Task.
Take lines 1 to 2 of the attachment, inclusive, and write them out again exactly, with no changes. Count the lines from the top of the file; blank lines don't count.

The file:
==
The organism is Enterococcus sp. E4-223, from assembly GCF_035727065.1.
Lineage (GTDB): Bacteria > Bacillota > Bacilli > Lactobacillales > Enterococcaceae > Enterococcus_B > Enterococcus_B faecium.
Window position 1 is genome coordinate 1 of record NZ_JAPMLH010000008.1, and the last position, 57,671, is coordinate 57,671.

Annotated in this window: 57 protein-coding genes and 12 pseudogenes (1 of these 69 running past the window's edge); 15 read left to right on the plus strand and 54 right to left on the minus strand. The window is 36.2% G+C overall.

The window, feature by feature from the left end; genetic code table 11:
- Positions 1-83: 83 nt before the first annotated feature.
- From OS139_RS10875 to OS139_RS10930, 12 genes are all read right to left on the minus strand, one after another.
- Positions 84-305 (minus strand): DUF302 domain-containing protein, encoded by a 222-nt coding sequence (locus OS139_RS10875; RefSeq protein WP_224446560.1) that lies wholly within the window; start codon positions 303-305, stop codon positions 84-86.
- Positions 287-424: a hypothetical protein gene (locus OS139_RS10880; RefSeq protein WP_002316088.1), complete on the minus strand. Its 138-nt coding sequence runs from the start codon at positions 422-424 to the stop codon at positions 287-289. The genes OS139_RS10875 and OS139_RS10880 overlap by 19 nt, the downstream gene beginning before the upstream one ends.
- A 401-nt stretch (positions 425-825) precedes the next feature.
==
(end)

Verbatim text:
The organism is Enterococcus sp. E4-223, from assembly GCF_035727065.1.
Lineage (GTDB): Bacteria > Bacillota > Bacilli > Lactobacillales > Enterococcaceae > Enterococcus_B > Enterococcus_B faecium.